The golf industry needs a pick-me-up and it figures comedian Rodney Dangerfield, who died in 2004, is just the guy to hack its way out of the woods.
No joke. The United States Golf Association thinks a dead comic, a guy who made his millions pranking himself over lack of respect, can resurrect the game, make it a bit more hip, and most important, help it convince everyone to play at a faster clip.
What next, Clint Eastwood asking an empty lawn chair how to cure a duck hook?
Actually, I’m OK with the whole thing. We all know golf is far too slow, if just to watch, never mind play. Dangerfield was never my choice of chuckles, but his 1980 performance in “Caddyshack,” the golf sendup, is widely considered a comedic classic. The USGA has clipped one of his iconic lines, “While we’re young!’’ as the title to its campaign to speed up the pace of play.
If you’re unfamiliar with the movie, the ever-impatient Dangerfield hollers, “While we’re young!’’ while standing aside a tee box at the fictitious Bushwood Country Club. The golfer about to tee off, Judge Elihu Smails (Ted Knight), is dithering far too long over the ball, prompting Dangerfield’s character (Al Czervik) to swipe him with the sardonic, easy-to-remember one-liner. Haven’t we all wanted to scream, “Hit the [expletive] ball!’’ in such tedious moments?
Recreational golfers (read: hacks who fill courses around the nation) know that a full round of 18 holes often easily eats up five hours or more. And that, notes USGA president Glen Nager, “is incompatible with modern life’’ and “saps the fun from the game.’’
Meanwhile, golf participation across the nation has eroded in recent years for a variety of reasons, slow play included. According to the National Golf Foundation’s most recent numbers, there were 25.7 million golfers in the US in 2011, down 3.1 million (10.8 percent) since 2000. As for rounds played, they dropped from 518.4 million nationwide to 463.1 million, a fall of 10.7 percent, in that same stretch.
Ergo, “While we’re young!’’ The USGA has enlisted an all-star cast, including legends Arnold Palmer and Tiger Woods, to deliver a series of 30-second video spots, each of them weaving Dangerfield’s one-liner into the script. The spots are good fun and easy to find on YouTube.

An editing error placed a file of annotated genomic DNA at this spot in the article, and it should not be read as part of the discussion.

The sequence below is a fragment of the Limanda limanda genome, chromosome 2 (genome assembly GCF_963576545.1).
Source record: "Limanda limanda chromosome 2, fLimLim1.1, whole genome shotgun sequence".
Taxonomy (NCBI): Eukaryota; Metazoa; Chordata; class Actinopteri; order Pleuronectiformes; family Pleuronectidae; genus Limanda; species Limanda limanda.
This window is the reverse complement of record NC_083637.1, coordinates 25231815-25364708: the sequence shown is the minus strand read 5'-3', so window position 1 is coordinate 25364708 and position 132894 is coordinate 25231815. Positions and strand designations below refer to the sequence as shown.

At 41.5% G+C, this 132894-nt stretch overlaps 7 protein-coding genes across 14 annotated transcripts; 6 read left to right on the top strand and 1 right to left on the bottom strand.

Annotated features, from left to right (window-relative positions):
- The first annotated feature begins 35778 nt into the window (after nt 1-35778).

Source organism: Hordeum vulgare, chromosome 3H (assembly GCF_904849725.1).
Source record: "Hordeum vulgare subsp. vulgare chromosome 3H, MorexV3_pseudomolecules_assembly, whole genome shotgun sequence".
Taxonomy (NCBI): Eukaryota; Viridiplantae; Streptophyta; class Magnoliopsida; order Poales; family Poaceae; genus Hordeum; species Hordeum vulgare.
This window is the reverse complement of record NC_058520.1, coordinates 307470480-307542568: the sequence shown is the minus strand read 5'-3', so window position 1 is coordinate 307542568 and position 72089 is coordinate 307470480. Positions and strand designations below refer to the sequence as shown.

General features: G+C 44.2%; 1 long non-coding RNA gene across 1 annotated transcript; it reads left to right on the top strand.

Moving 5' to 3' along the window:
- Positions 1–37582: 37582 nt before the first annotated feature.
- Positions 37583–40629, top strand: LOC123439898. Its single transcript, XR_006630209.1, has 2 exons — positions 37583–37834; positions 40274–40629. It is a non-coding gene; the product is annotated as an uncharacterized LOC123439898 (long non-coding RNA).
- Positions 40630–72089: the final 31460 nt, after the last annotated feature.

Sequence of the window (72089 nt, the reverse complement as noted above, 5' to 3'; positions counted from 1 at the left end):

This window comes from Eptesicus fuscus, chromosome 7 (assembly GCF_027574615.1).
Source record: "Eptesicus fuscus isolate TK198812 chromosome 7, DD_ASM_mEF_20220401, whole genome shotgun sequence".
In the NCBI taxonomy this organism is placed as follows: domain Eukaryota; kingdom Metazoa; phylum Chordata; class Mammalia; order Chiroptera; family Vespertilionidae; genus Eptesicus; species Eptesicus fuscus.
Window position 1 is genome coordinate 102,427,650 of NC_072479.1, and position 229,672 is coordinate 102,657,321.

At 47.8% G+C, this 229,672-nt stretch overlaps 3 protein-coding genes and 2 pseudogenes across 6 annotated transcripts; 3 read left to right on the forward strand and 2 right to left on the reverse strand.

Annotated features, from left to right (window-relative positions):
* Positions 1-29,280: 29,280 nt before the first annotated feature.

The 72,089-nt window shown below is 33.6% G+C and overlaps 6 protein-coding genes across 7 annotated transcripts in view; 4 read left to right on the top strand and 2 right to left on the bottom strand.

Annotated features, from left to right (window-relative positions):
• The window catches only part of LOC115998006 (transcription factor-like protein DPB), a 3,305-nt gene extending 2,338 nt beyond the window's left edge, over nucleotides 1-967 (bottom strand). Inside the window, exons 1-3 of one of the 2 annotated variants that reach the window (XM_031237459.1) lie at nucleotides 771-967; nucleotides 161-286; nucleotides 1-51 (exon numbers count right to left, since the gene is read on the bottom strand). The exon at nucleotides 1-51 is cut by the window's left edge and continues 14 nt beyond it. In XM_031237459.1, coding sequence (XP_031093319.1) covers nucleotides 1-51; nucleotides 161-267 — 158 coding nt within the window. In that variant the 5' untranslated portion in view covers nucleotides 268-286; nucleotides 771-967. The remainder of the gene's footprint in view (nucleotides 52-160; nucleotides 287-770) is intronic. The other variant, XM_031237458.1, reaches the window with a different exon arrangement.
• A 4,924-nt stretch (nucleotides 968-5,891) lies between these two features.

My favorite of the bunch has Palmer trying to coax the aforementioned Eastwood to play faster. Acutely aware of Eastwood’s “Dirty Harry’’ quick trigger, Palmer initially employs the “While we’re young!’’ line, then a bit sheepishly adds, “Please.’’
It’s all aimed at changing mentality, a lesson in behavior modification and cultural shift. It won’t be easy. Courses get bottlenecked for myriad reasons, and playing psychology is just part of it.
The “While we’re young!’’ initiative is not the only one aimed at giving the game some giddyup. Golf Digest, the PGA of America, and the USGA combined to create “Time for Nine,’’ which encourages golfers to play nine holes instead of the standard 18. I’ve always liked this approach. If I’ve chopped up the course, I head for home thankful that it was only nine holes and I didn’t waste the entire day. If I’ve blistered the joint (anything around a 50), I pull away eager to return.
Another uptempo initiative is the Three/45 Golf Association, founded by Lucius Riccio, a Columbia University professor whose mantra is that 3 hours, 45 minutes is about right to cover the course. With a name like Riccio, one would think he’d insist on a Ferrari cart and a checkered flag at No. 18.
Personally, I think this all boils down to mentality, golfers in desperate need of loosening up a little out there. Which means I think Nager nails it when he emphasizes “fun.’’
Searching for balls in the woods for 3-5 minutes is not fun. There’s nothing amusing about being in a foursome that has one guy taking 60 seconds just to read a putt, another 30 seconds to get comfortable over the shot, yet another 30 seconds to pull the trigger. Really? Two minutes for one 15-footer? If all four golfers did that on each hole, the time consumed would be 2 hours, 24 minutes to execute those 72 putts. Uh, fellas, “While we’re young!’’
Obviously, I’m a pretty bad golfer. I am also competitive, which is a horrible affliction for a bad golfer. Caring about one’s score, I think, is at the root of the whole time problem and kills the concept of fun. If I could tell the USGA something — now there’s true comedy — it would be to try to convince its target group, recreational golfers, to forget about keeping score. I reached that point years ago when I decided only to tally my good shots. No pencil, no card, no math degree, no angst.
A golfer who keeps track of only his or her good shots will leave the course thrilled over 10s, 20s, and 30s instead of peeved over 90s, 100s, 110s or worse. Of course, that doesn’t do anything for those who are out to lower their official handicap. It also won’t win the beer at the end of the round, provide bragging rights the next morning at the office.
All in all, the game of golf as we know it, as we learn it, is all about keeping score, and score is all about studying and fretting and, most of all, taking time. Often too much time.
Late one recent Friday afternoon, on a beautiful New England day, my 16-year-old son and I played for the first time this year. The course, 40 minutes west of Boston, was virtually empty. We played nine holes. We each hit 15-18 good shots. If we smacked a ball in the woods, we took a cursory look (30 seconds max), then dropped a ball at the edge of the fairway if necessary. If we hit one in the water, we dropped one on the far side of the water. If we landed in a bunker, we blasted out in one, or we picked it up and tossed it on the green.
Total time, nine holes: 95 minutes. We were not home just in time for dinner, but in time to help make dinner. And we cannot wait to go back. You know . . . while we’re young.